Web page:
If you’ve ever had a child on a hockey team or figure skating group, you’ve likely adopted a rink or two as second homes.
From early morning practices to games and competitions, you’ve spent countless hours there.
You might kill time during practices sipping coffee and walking the building, getting a good look at the boards and plexiglass that surround the ice surface, the quality of the ice, the condition of rest rooms.
In short, many parents of “rink rats’’ get to know every square inch of the rink.
That’s why they and coaches are qualified to report on what improvements and maintenance Haverhill’s ice rink needs.
And that’s why city leaders are making a good decision as they prepare to create a committee of parents and coaches to collect such information and recommend rink improvements. (See story, Page 1.)
The 40-plus-year-old rink is located behind Haverhill High School and has long been a mecca for youth hockey and high school players, as well as children and adults involved in figure skating organizations.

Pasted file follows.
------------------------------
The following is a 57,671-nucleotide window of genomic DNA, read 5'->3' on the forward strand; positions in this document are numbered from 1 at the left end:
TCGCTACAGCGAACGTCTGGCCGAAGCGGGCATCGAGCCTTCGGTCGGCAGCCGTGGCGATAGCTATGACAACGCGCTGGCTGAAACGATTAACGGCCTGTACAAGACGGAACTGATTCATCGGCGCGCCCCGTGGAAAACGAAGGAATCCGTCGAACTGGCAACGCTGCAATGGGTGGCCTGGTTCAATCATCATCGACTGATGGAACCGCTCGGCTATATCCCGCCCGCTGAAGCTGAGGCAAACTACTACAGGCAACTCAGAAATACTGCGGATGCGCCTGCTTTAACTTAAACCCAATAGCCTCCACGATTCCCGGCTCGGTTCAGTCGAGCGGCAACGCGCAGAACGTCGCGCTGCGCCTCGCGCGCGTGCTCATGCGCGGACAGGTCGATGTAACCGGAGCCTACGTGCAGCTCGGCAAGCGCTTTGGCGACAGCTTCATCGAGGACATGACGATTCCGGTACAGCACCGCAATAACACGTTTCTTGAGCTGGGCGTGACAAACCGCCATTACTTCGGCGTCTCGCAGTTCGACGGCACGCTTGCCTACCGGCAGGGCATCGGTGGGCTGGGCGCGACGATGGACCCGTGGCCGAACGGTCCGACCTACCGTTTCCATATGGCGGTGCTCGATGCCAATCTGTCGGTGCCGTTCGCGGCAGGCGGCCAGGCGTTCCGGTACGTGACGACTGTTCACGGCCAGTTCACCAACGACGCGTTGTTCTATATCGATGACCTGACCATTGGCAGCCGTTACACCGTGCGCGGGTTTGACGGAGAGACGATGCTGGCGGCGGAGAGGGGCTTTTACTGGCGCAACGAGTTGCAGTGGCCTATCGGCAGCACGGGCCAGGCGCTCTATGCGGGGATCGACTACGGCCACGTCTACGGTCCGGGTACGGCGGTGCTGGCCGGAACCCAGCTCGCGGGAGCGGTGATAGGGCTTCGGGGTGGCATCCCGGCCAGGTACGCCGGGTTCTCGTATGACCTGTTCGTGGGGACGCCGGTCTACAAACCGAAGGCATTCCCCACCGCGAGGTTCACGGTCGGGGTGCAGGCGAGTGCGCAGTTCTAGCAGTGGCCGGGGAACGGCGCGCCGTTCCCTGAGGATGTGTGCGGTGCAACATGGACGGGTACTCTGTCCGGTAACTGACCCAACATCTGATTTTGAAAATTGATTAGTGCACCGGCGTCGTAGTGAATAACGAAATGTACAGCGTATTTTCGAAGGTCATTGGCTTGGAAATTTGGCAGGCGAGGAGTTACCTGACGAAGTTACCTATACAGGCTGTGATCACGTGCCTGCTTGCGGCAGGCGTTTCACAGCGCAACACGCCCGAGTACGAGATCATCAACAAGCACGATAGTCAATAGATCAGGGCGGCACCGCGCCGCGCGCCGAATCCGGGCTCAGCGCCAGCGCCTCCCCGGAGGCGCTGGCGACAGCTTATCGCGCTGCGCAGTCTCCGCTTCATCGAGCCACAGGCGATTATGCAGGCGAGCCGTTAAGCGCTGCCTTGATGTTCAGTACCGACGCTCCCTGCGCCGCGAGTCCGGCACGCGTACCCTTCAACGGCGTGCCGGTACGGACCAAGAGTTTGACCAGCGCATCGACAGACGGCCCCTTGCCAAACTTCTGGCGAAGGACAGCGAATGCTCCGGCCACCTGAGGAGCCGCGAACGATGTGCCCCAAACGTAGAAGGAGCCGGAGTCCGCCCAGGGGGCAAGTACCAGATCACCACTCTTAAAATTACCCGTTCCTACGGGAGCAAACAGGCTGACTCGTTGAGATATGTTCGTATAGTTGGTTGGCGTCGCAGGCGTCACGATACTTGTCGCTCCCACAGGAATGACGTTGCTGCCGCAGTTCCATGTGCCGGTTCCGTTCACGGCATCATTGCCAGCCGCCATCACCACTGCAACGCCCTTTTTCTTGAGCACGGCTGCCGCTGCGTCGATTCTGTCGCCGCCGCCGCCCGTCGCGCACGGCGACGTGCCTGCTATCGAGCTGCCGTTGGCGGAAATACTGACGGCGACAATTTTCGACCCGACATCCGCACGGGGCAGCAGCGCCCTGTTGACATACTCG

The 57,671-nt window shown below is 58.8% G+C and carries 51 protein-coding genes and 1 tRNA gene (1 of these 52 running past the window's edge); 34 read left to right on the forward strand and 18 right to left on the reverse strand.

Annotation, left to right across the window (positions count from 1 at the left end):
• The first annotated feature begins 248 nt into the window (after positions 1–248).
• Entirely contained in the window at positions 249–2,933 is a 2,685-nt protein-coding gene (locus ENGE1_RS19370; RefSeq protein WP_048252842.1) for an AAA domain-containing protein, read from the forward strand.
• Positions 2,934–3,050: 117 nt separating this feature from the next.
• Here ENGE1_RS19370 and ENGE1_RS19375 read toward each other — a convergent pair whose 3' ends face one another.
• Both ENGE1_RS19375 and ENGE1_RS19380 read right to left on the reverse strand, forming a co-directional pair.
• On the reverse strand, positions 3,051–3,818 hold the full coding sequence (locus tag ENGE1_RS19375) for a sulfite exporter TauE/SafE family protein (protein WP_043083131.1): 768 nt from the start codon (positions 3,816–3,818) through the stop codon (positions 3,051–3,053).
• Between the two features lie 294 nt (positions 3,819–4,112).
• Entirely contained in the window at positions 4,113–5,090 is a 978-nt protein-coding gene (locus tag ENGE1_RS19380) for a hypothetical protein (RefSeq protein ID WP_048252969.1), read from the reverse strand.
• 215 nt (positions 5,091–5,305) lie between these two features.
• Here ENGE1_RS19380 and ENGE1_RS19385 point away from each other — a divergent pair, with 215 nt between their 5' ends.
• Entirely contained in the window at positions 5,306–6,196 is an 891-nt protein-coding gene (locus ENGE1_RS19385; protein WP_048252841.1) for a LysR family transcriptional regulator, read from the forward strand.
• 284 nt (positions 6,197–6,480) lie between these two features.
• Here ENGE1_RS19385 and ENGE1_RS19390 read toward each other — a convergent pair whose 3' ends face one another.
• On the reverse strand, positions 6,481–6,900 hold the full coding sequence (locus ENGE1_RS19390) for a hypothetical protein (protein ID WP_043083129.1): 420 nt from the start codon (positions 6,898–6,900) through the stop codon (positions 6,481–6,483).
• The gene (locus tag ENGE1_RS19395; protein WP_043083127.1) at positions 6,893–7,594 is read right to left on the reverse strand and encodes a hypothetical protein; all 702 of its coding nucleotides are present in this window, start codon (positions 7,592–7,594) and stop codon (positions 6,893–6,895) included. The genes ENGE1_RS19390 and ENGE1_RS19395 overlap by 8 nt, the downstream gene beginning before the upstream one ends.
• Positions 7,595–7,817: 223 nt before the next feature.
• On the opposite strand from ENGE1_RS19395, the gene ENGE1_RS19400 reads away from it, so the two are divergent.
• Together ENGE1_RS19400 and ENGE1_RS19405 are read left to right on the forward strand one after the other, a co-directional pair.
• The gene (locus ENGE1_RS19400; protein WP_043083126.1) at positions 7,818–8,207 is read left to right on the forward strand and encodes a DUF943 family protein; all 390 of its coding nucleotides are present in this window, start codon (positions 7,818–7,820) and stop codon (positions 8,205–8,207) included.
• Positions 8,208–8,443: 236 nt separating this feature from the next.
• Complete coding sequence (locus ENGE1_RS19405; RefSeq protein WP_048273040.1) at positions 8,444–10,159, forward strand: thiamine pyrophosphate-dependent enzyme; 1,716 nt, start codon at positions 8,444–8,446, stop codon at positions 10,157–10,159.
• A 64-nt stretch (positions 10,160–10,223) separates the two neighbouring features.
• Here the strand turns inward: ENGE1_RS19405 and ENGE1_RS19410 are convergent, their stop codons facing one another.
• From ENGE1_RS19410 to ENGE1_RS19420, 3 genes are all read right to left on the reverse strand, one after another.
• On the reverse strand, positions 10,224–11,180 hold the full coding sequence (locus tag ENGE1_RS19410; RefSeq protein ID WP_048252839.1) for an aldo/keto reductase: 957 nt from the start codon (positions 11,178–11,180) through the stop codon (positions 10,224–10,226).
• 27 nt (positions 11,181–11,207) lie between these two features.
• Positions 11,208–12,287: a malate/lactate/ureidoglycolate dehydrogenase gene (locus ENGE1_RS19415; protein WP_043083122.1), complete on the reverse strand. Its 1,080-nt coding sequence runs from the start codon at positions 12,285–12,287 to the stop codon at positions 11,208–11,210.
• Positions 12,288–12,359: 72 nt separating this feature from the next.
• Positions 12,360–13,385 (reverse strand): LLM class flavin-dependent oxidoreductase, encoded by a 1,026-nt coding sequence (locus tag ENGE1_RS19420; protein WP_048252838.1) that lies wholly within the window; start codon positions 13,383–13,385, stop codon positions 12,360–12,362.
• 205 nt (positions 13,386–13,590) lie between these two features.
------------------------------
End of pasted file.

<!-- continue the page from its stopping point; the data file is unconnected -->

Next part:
The rink is one of several built by the state in the early 1970s, when Bobby Orr and the Bruins were winning Stanley Cups and kids across New England were bitten by the hockey bug. Everyone wanted to play, it seemed, and the state responded. But with the rinks came the responsibility of maintenance — everything from keeping up the ice quality to making sure the rest rooms and locker rooms don’t fall into disrepair.
Haverhill leases the rink from the state and, according to the agreement, must spend significant money on the complex to make sure it is in good condition as the next generation of hockey players and figure skaters take to the ice.
Parents and coaches have led the charge to bring forward complaints about deterioration at the rink and improvements that are needed if it is to operate properly.